Recent Faculty Grants
Frank Winkler (Emeritus Professor, Physics) has been awarded funding from the NASA-funded Space Telescope Science Institute for a his role in a collaborative research project led by researchers from the Johns Hopkins University. This project, involving new observations from the Hubble Space Telescope, is titled Discovering and Characterizing the Young Supernova Remnant Population in M101. The team will use will use the new data, archival Hubble images, and data from other space- and ground-based observatories to better understand the types of stars and general environment that lead to stellar explosions known as supernovae.
Will Amidon (Geology) has received funding from the Scottish University Environmental Research Center as part of a collaborative research project on the paleo-seismic history of the Hat Creek Graben in the northern Sierra Nevada mountains of California. The overall project is funded by Pacific Gas & Electric in order to better understand earthquake and other hazards related to their dams and other infrastructure in the area. At least four undergraduates will be involved in this research.
Clarissa Parker (Psychology & Neuroscience) has received a 2013 NARSAD (National Alliance for Research on Schizophrenia and Depression) Young Investigator Grant from the Brain & Behavior Research Foundation that wholly funds her project titled Genome-Wide Association for Conditioned Fear in the Diversity Outbred Mouse Population. The grant provides materials and supplies for two years of research into genetic influences on fear in mice, which may have implications for anxiety disorders in humans.
James Calvin Davis (Religion) has been awarded a Seminar Grant from Bringing Theory to Practice, an organization working in conjunction with the Association of American Colleges & Universities to support campus initiatives that focus on engaged learning and students' civic development. The grant will underwrite a Winter Term retreat to further develop a new Middlebury initiative called Privilege & Poverty, a curricular program on economic inequality that will serve as a laboratory for pedagogical innovation, co-curricular learning, and the broader exploration of higher education's civic mission.
Eilat Glikman (Physics) has received funding from the NASA-funded Space Telescope Science Institute to continue her ongoing research related to observations made by the Hubble Space Telescope. The main goal of this project, titled Testing the Merger Hypothesis for Black Hole/Galaxy Co-Evolution at z-2, is to image the host galaxies of rapidly growing black holes to test whether galaxy mergers provide the necessary fuel that feed the growing black holes.
Leticia Arroyo Abad (Economics & IPE) was awarded the Franklin Research Grant by the American Philosophical Society and the Arthur H. Cole Grant by the Economic History Association to fund her sabbatical project The Fiscal Roots of Latin American Inequality. Leticia will spend some time in the archives in Madrid and the spring semester as a visiting fellow at the London School of Economics.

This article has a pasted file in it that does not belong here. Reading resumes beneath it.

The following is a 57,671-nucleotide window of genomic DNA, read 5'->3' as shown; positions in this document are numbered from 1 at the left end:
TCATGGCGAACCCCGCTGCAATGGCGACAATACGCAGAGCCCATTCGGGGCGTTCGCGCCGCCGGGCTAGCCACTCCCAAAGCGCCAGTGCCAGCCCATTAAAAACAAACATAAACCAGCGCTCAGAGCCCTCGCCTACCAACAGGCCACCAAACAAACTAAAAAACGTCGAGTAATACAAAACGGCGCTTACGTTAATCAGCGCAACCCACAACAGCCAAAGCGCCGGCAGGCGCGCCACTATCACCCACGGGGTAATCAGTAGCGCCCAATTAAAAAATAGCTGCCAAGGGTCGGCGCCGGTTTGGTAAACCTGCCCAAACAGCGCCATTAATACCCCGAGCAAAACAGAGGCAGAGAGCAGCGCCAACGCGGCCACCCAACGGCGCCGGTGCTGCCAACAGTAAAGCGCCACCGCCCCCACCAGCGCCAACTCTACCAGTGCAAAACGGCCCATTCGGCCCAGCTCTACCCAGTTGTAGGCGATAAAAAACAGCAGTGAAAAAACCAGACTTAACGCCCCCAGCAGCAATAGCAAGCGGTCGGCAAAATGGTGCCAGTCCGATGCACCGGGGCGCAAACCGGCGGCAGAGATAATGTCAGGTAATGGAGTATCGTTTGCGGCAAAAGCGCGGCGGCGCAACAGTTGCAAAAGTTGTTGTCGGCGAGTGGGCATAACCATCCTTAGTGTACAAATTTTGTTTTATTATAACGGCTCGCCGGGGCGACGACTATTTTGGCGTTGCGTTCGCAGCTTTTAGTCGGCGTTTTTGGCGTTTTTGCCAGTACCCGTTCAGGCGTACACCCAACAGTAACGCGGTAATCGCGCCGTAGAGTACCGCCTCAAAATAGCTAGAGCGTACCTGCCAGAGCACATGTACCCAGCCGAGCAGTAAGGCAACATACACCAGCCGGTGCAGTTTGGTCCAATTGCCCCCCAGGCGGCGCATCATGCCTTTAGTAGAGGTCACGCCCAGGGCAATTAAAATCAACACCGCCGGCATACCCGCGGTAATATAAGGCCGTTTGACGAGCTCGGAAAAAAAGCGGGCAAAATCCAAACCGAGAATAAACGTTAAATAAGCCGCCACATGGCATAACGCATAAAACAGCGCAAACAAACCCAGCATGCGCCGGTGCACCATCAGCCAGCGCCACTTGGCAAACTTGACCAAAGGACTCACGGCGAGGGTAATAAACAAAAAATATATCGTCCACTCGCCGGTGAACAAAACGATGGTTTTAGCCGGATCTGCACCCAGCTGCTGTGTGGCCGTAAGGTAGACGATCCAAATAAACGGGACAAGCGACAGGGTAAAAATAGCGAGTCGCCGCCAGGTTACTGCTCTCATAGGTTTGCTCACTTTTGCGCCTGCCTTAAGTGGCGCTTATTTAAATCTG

Maggie Clinton (History) has been awarded a grant from the Center for Chinese Studies in Taipei, Taiwan in support of her 2013-14 leave. The grant provides round-trip travel and support for three months in Spring 2014 at the Center, where she plans to conduct research and complete the manuscript for her book project Revolutionary Nativism: Fascism and Culture in China, 1925-1937.
Daniel Scharstein (Computer Science) has been awarded a grant through the National Science Foundation’s RUI mechanism for his project titled Image Matching in the Wild. The project aims to improve the way that stereo-vision and optical-flow algorithms work in the presence of common challenges such as reflective surfaces, lighting changes, imperfect calibration, and unknown acquisition conditions. The award will fund materials and supplies for three summers of research, conference travel, and research stipends for six undergraduate students.
Vermont Genetics Network grants for Research in the Biomedical Sciences
Middlebury College is one of the baccalaureate partner institutions participating in a major grant from the National Institutes of Health to the University of Vermont. This grant continues the Vermont Genetics Network support that has been a significant source of funding for faculty and student research in the past decade. This year, Mark Spritzer (Biology) received support for ongoing research related to adult neurogenesis (title: Effects of Social Interactions on Hippocampal Neurogenesis in Adult Male Rats). The grant provides funding for summer effort in 2013 and includes a stipend for one undergraduate student; another of his students will receive a stipend through a separate VGN grant.
The Jack Miller Center has awarded the College a grant to help with the expenses of Constitution Day events to be held at Middlebury in September. This grant is the result of a proposal submitted by Murray Dry and Keegan Callanan (both Political Science) and will augment resources for this event available from the Department of Political Science, EIA Civic Engagement, and the Pre-Law Program. The Jack Miller Center is “dedicated to enriching education in America’s founding principles and history."